Government forces carried out raids in camps for internally displaced people, resulting in four deaths of residents at Kalma camp. The raids were ostensibly to search for weapons, alcohol, and other contraband as part of the governor’s emergency response to rising criminality.
Starting in October 31, large numbers of Sudanese forces entered the North Darfur town of Tabit, beating men and raping women and girls over a two-day period. Sudan initially refused to allow the African Union (AU)/United Nations Hybrid Operations in Dafur (UNAMID) to access the town. When the peacekeepers did gain access, Sudanese security forces were present during their visit, undermining the credibility of their investigation
In its sixth year, UNAMID has been largely ineffective in protecting civilians from violence and has all but ceased public reporting on human rights issues. Sudanese government restrictions have seriously hampered access to conflict areas, including the rebel stronghold, Jebel Mara. Chronic security threats have also undermined its effectiveness: attacks on the peacekeepers have killed at least 207 since 2008.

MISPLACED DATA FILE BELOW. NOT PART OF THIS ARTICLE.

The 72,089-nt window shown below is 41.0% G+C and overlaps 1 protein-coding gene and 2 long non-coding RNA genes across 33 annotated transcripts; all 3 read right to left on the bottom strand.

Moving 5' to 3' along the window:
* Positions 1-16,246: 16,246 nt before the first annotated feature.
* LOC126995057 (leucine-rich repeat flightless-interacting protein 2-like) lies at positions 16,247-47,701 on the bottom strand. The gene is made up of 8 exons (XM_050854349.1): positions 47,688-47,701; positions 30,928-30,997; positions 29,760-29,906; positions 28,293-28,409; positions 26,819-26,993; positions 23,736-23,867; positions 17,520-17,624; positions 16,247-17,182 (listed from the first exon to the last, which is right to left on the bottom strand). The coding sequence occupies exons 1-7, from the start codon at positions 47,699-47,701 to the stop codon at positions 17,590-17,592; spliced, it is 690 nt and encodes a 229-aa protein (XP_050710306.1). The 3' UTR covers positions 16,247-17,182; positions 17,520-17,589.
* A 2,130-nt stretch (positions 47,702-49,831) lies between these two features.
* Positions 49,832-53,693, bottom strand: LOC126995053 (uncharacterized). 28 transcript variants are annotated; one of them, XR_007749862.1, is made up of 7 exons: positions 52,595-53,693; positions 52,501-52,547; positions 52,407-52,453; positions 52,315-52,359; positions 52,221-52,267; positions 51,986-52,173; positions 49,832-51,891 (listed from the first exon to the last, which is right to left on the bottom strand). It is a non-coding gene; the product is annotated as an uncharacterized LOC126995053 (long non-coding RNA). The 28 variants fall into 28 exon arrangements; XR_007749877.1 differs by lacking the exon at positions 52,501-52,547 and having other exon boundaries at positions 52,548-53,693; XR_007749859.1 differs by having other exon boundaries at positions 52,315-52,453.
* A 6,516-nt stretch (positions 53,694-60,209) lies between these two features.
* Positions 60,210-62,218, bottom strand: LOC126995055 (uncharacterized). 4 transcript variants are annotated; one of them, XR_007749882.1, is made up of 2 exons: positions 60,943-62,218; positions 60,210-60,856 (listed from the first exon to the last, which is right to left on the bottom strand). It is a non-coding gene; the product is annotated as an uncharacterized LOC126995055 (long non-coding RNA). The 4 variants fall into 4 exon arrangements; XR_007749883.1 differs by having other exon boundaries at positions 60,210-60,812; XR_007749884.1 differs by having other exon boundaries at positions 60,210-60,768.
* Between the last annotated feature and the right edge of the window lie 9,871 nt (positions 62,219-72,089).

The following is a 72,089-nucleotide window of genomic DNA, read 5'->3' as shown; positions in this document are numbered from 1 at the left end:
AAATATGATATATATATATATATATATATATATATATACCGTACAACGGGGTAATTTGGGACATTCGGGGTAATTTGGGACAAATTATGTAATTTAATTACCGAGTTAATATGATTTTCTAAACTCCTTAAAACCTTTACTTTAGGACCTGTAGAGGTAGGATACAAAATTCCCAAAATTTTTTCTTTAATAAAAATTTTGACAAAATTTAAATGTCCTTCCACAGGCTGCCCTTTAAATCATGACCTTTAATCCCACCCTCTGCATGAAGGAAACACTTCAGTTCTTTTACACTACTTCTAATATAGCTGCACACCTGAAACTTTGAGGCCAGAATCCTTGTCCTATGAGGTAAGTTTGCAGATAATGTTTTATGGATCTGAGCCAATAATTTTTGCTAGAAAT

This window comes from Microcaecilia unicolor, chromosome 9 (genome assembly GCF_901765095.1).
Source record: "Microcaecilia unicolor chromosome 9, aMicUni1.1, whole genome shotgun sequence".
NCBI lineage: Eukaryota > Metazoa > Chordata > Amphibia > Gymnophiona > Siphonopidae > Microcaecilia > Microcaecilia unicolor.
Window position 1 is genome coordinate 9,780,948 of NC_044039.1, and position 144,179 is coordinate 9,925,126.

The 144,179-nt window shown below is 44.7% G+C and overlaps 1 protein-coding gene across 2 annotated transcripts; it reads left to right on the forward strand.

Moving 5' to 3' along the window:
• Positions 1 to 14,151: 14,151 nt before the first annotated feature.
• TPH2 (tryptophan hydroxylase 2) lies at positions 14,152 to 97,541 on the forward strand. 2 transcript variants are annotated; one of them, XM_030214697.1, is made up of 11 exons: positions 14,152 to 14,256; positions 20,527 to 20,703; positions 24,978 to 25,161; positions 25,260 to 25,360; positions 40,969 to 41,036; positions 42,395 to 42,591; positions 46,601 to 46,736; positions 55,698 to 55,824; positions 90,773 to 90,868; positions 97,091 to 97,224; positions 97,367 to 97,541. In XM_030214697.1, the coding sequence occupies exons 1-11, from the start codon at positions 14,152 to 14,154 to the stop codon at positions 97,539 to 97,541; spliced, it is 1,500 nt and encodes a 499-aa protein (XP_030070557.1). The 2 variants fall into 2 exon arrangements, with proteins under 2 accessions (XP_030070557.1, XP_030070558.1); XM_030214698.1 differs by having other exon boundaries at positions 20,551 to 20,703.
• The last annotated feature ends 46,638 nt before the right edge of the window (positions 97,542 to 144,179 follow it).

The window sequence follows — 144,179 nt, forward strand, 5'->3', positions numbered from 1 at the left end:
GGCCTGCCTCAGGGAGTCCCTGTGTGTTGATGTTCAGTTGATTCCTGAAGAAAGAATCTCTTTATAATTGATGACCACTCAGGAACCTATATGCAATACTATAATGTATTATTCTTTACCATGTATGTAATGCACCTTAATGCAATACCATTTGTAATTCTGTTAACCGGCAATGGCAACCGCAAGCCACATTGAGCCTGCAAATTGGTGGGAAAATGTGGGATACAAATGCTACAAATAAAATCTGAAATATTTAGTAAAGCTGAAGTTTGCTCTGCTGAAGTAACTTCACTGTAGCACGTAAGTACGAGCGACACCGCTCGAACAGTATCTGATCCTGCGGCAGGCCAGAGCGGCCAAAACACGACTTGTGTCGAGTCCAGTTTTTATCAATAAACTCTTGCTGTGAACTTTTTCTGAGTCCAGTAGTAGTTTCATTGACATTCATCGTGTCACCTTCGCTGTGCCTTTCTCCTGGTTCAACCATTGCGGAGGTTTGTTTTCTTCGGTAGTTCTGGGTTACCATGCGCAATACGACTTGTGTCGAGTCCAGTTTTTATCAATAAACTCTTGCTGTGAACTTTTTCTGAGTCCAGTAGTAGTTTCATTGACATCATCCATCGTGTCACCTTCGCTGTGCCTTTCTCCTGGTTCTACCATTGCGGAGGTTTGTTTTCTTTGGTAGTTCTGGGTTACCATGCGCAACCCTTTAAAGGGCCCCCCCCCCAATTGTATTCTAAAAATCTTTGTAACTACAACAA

In April 2014, the government intensified ground and aerial attacks in rebel-held areas of the Nuba Mountains, Southern Kordofan, deploying the Rapid Support Forces and other security forces to several areas. In May and June, government bombing damaged schools, mosques, churches, water sources and health centers, including a Médecins sans Frontières clinic. Dozens of civilians were killed or injured.
The attacks, which continued throughout the year, forced tens of thousands of people, some already displaced, to abandon their homes and fields. In government-controlled areas, government forces detained dozens of displaced civilians for their perceived political views.